J Korean Dysphagia Soc.  2019 Jan;9(1):46-49. 10.0000/jkdps.2019.9.1.46.

Subtle Dysphagia as an Initial Presentation of Hidden Malignancy: A Report of 2 Cases

  • 1Department of Rehabilitation Medicine, St. Vincent's Hospital, College of Medicine, The Catholic University of Korea, Seoul, Korea. seonghoon@catholic.ac.kr
  • 2Department of Urology, St. Vincent's Hospital, College of Medicine, The Catholic University of Korea, Seoul, Korea.


Subtle dysfphagia, which is increased post-swallowing remnants, is a frequent finding in the elderly with various etiologies. These changes in swallowing are frequently overlooked by physicians. On the other hand, subtle changes evident on a videofluoroscopic swallowing study (VFSS) may suggest hidden disease. Therefore, clinicians should evaluate incidental dysphagia. Case 1: A 65-year-old man with no relevant medical history, presented with dysphagia and residual sensation during meals. VFSS showed moderate post-swallowing remnants in the vallecular fossa and pyriformis sinus. Further examination revealed prostate cancer with multiple bone metastases including the skull. Case 2: A 60-year-old man complained of residual sensation after swallowing, which started 2 months ago. He had a history of lung cancer. Pharyngeal residue was observed on VFSS. A brain metastasis was observed on MRI. Post-swallowing residue is often neglected or overlooked by clinicians who regard them as the features of aging. The present cases show that mild dysphagia with increased post-swallowing remnants may be an initial presentation of a hidden malignancy with metastasis. Physicians should consider unexplained dysphagia or tongue atrophy as possible initial presentations of hidden malignancies.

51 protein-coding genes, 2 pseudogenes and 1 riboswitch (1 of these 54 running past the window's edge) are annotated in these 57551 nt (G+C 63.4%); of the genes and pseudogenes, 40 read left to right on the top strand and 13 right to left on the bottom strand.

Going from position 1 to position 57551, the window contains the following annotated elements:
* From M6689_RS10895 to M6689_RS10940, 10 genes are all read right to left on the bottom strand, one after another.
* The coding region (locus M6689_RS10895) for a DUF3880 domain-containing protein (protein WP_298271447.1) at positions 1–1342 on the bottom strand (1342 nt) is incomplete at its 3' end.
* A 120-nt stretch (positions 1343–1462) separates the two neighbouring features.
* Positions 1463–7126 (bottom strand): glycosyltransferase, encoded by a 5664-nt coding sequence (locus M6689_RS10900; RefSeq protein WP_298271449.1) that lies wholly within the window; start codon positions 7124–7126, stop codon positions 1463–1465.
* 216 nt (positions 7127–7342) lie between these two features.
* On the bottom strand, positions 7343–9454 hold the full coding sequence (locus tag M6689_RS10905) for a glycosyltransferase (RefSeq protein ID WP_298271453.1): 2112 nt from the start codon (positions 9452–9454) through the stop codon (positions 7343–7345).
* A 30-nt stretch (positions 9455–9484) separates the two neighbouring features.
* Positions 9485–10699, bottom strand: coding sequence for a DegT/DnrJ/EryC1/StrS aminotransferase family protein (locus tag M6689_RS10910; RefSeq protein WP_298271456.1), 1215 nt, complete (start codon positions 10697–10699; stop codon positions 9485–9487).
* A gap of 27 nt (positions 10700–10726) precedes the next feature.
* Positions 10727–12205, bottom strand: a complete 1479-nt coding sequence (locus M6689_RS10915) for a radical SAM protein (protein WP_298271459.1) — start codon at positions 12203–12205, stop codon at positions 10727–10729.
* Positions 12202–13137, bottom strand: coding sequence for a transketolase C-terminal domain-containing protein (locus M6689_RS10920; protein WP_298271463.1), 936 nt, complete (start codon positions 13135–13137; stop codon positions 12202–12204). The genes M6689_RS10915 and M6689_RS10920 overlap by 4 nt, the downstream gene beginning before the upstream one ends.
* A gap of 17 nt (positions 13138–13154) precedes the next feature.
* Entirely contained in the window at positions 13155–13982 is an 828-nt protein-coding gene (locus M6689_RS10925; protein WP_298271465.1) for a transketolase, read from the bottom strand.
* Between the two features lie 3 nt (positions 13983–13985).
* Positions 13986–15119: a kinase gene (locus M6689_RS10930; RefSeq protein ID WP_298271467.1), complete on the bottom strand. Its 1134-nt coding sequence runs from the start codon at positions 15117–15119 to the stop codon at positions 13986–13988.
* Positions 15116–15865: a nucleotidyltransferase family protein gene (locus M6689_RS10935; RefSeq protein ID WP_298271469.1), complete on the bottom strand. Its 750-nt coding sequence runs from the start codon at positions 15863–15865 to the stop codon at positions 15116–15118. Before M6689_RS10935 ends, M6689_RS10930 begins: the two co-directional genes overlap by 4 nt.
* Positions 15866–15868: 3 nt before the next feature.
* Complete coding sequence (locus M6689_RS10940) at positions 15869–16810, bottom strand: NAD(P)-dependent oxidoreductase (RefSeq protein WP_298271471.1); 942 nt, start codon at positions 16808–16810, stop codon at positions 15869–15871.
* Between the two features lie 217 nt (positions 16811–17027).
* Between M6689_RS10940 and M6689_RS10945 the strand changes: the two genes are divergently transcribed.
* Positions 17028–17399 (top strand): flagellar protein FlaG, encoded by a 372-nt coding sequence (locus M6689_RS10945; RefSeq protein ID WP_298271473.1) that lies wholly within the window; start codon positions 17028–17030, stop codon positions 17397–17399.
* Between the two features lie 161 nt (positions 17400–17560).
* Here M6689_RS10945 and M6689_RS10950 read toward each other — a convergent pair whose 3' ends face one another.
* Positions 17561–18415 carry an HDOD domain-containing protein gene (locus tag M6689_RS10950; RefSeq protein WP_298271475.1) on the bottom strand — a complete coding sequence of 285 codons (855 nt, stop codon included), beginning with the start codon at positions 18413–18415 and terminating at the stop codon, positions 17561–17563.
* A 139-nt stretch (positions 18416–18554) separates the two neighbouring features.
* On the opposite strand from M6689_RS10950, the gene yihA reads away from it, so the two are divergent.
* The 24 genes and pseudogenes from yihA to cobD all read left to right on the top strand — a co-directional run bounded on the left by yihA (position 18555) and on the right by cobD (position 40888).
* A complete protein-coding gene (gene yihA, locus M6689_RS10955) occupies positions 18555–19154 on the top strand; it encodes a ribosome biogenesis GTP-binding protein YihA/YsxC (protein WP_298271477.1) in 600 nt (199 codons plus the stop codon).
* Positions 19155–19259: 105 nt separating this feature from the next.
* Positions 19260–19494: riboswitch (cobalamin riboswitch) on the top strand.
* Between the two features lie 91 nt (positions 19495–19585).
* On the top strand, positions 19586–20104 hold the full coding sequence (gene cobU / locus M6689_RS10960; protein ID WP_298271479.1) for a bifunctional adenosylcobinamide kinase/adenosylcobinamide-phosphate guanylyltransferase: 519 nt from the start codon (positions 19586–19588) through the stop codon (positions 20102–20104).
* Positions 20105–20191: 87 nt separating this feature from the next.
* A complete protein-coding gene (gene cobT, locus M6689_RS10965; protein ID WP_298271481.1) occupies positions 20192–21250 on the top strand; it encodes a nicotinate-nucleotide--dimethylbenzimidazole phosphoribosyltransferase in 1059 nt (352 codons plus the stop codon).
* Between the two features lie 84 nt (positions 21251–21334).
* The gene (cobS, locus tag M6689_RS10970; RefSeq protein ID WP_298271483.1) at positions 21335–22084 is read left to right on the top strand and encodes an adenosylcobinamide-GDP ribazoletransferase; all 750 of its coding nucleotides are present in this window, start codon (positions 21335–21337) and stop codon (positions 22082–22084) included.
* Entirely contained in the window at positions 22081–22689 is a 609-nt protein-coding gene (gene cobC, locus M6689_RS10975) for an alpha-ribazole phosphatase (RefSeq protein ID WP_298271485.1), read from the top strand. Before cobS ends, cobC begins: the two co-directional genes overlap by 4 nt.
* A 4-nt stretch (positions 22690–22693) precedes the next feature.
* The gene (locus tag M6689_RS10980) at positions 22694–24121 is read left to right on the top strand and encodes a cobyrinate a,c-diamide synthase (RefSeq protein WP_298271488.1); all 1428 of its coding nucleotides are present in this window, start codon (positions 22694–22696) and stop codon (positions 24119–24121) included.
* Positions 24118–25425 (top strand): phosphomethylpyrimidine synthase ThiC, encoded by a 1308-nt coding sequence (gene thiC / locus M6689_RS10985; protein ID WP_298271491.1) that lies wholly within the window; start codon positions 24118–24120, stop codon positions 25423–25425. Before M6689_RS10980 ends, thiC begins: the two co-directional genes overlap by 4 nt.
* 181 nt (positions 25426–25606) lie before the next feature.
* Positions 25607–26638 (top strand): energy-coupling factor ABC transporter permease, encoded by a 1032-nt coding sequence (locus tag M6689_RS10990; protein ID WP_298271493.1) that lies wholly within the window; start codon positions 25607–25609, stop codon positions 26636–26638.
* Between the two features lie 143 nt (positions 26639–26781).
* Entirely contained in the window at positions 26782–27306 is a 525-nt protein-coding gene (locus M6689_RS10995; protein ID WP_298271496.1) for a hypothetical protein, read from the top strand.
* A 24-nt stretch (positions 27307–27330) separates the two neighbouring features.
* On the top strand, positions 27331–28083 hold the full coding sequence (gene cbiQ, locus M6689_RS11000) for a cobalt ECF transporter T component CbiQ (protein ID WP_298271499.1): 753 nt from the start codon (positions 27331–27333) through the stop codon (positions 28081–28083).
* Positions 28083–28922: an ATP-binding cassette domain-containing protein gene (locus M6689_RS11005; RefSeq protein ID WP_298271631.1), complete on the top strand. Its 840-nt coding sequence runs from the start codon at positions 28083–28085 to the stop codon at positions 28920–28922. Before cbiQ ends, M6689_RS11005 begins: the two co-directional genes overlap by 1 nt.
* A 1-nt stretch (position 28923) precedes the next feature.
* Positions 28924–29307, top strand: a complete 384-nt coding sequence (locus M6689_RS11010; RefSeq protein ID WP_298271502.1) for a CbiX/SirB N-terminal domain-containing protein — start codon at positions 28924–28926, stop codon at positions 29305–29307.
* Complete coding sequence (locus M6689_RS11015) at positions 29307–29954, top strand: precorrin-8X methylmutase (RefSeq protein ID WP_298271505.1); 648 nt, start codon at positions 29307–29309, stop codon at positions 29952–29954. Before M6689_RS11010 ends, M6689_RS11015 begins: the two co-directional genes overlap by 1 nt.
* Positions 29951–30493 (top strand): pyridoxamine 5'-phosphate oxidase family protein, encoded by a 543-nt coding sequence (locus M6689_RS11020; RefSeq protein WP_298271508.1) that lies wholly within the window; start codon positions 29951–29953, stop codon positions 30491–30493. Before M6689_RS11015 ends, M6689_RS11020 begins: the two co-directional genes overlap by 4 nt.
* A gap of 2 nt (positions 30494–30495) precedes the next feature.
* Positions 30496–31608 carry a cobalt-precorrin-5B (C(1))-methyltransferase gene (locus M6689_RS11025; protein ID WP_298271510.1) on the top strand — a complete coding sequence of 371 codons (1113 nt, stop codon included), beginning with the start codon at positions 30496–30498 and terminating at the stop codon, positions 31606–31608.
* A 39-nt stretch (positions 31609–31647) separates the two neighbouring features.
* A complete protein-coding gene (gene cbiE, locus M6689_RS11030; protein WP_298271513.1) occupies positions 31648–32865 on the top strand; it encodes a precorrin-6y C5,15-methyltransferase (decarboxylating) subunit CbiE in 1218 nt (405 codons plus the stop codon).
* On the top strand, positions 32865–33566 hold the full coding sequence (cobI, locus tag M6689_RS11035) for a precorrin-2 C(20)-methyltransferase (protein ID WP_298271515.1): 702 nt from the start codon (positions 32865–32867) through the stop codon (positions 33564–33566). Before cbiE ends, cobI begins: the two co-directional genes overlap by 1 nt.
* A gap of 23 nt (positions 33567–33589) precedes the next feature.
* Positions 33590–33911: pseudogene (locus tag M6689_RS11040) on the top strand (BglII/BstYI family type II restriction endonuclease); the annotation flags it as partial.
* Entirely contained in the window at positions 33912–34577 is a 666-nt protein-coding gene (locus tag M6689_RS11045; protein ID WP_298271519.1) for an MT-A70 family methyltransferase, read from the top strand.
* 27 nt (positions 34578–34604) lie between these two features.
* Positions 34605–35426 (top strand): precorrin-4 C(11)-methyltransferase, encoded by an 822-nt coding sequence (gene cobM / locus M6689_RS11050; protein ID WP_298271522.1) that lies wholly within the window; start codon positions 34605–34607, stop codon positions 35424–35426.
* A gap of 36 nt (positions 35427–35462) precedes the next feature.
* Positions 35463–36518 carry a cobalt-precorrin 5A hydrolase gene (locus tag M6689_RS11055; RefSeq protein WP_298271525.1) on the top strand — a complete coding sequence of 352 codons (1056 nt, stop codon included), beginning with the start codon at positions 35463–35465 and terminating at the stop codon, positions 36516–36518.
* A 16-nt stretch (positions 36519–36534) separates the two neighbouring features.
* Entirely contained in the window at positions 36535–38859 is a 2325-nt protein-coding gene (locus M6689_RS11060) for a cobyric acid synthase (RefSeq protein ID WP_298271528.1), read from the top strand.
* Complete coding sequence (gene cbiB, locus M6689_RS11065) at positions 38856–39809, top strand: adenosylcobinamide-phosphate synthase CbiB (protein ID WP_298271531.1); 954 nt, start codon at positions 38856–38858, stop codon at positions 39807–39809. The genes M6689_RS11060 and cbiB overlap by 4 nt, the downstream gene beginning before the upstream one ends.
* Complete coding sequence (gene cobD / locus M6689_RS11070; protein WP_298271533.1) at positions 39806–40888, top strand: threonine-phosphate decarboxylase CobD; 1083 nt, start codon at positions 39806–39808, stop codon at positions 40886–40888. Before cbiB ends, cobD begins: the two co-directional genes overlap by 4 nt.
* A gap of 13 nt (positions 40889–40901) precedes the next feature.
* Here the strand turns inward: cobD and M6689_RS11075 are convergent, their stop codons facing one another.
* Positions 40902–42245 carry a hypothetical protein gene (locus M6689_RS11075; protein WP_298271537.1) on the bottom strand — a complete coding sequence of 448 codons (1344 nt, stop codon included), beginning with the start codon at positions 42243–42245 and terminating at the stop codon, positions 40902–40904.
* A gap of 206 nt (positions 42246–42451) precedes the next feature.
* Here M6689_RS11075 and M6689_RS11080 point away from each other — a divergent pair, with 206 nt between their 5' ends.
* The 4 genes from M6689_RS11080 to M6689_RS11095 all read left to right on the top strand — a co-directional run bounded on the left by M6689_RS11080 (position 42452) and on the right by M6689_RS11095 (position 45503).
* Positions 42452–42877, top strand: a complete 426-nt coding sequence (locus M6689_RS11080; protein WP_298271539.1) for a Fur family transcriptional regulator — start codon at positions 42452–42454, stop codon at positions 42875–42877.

Dysphagia; Post-swallowing remnant; Metastasis; Cancer; Initial presentation
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